(The author is editor-at-large for finance and markets at Reuters News. Any views expressed here are his own)
By Mike Dolan
LONDON, July 1 (Reuters) - Investors who snapped up Austria's first "century bond" three years ago would have so far doubled their money, outpacing the racy Nasdaq composite with a total return of 101% in dollar terms.
With 97 years to go to maturity, will it be possible for the debt equivalent of a Galapagos tortoise to see such gains again?
Some investors clearly think so and with interest rates and yields already near zero in most major economies, appetite for this rare AA+ rated bond was no one-off.
Last week, Austria received orders of almost 10 times more than it needed for a brand new 100-year bond, paying an annual coupon of just 0.85%, which was less than half the previous one.
In price terms, Austria's 100-year bond from 2017 has matched the stargazing NYFANG+TM index, which includes the FAANGs of Facebook, Apple, Amazon, Netflix and Google-parent Alphabet.
If the coronavirus crisis means many more years of low inflation, higher government debt and extensive central bank bond buying, combined with a digital revolution that subdues prices yet further, then these ultra-long bonds may make sense.
"Investors' appetite for ultra-long-term debt highlights the challenge of finding yield against the backdrop of a lower-for-(much) longer interest rate environment and central bank asset purchases," UBS Global Wealth Management's Chief Investment Officer Mark Haefele told clients last week.
Haefele described the 2117 Austrian bond as a "blockbuster" and reckons other euro zone countries may increasingly go ultra long to finance the post-pandemic recovery.
Although Ireland and Belgium have sold century bonds in recent years, these were private placements. And while Argentina and Mexico have also taken the 100-year route, it has proved disastrous for some as Buenos Aires restructures its debts.
And in the corporate universe, Disney and Coca-Cola have also made the most of their brands to go long.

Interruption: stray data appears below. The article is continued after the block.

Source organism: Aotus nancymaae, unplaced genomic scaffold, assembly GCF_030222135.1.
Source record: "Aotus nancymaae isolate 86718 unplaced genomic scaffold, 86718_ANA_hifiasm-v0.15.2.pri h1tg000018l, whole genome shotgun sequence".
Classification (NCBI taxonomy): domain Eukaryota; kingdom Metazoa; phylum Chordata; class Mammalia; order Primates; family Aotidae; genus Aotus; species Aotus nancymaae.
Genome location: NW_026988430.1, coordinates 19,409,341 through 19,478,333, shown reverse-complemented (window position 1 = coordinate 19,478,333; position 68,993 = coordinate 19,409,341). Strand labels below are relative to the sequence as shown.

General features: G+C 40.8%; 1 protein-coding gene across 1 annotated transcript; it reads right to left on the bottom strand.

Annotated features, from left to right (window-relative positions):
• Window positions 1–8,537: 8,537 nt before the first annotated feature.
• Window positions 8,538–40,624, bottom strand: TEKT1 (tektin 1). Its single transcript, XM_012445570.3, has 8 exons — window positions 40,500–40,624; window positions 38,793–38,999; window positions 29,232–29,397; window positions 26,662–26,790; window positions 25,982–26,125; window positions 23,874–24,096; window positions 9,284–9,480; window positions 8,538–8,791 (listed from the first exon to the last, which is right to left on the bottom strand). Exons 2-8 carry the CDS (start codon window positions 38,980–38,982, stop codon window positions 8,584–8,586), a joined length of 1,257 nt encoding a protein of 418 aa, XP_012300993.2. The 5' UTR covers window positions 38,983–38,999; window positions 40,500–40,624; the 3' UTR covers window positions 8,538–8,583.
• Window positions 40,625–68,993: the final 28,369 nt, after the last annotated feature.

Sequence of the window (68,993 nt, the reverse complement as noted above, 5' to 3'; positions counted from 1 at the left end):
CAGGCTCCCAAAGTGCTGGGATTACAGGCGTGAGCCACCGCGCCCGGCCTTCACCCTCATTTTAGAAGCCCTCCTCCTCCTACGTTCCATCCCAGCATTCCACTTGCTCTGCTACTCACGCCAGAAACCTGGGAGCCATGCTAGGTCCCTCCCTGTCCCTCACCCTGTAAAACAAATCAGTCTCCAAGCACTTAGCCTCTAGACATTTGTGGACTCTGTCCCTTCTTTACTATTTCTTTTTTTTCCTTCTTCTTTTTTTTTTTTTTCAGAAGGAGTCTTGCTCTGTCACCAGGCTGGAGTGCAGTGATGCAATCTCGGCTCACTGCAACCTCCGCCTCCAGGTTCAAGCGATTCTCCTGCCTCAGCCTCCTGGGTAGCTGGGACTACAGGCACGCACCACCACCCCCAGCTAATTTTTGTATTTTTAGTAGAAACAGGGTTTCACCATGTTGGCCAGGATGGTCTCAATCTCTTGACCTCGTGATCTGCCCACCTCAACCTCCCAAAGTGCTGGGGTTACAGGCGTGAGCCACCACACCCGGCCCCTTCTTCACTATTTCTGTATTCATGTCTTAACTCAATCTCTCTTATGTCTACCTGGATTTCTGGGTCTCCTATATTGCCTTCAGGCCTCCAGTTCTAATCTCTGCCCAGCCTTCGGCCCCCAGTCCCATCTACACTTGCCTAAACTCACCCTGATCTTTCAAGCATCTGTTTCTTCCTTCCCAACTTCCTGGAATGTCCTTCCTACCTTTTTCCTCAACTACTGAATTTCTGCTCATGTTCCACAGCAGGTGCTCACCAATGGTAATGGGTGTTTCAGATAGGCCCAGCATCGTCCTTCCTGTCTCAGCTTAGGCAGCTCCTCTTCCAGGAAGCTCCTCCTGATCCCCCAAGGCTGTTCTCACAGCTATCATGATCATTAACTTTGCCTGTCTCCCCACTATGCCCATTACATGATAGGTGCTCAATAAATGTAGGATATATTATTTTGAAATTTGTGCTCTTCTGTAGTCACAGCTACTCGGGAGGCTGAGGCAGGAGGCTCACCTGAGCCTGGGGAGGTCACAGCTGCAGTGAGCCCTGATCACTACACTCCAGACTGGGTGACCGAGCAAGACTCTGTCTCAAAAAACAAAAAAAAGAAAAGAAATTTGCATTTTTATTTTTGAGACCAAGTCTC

Other ultra-long bonds such as France's 50-year government benchmark have similarly performed like growth stocks lately as high 'duration' - the sensitivity of the price to underlying interest rate moves - has seen it gain more than 50% in 3 years as European benchmark yields slid back below zero.
OF CONVEXITY AND CONSOLS
Apart from the scarcity value of such long duration, a world of near zero or negative interest rates on top-rated sovereign debt means 0.85% represents significant yield for many pension and insurance funds with long-term liabilities.
Although the yield on the 30-year German bund is negative and the French 50-year yield is just 0.63%, bond investors that need to build up 'duration' for portfolios snap these issues up.
Technical characteristics of ultra-long bonds, such as high 'convexity' of their price-yield relationship, means they appeal to funds seeking to hedge against downward interest rate shocks.
A bond with high convexity effectively means its price rises more when yields fall than it falls when interest rates rise.
And so even though high duration bonds are inherently more volatile, the convexity argument is important for investors such as pension funds, whose pension liabilities typically rise when discount rates fall and vice versa.
The ability for highly indebted countries to lock in new borrowing at such cheap rates for so long is clearly compelling.
And if century debt is possible and attractive, then why not perpetual bonds with no maturity?
Billionaire financier George Soros last month urged the European Union to finance the pandemic recovery plan by selling perpetuals, or "consols" - akin to bonds sold by Britain and the United States to finance wars in the past.
With legal adjustments to allow it tax-raising powers, the EU could raise a trillion euros for roughly 0.5% a year in perpetuity - a yield equating to just 5 billion a year - or less that 3% of the current 2020 EU budget, Soros said.
Although a move toward mutual debt raising is likely as part of the EU's 750 billion Recovery Fund plans due to be agreed in July, it looks unlikely perpetuals are yet part of that.
However in 2014, Britain did move to pay off part of some of the 4% consols it raised to finance World War One.
So maybe century bonds are the way to go after all.
(By Mike Dolan, Twitter: @reutersMikeD; Editing by Alexander Smith)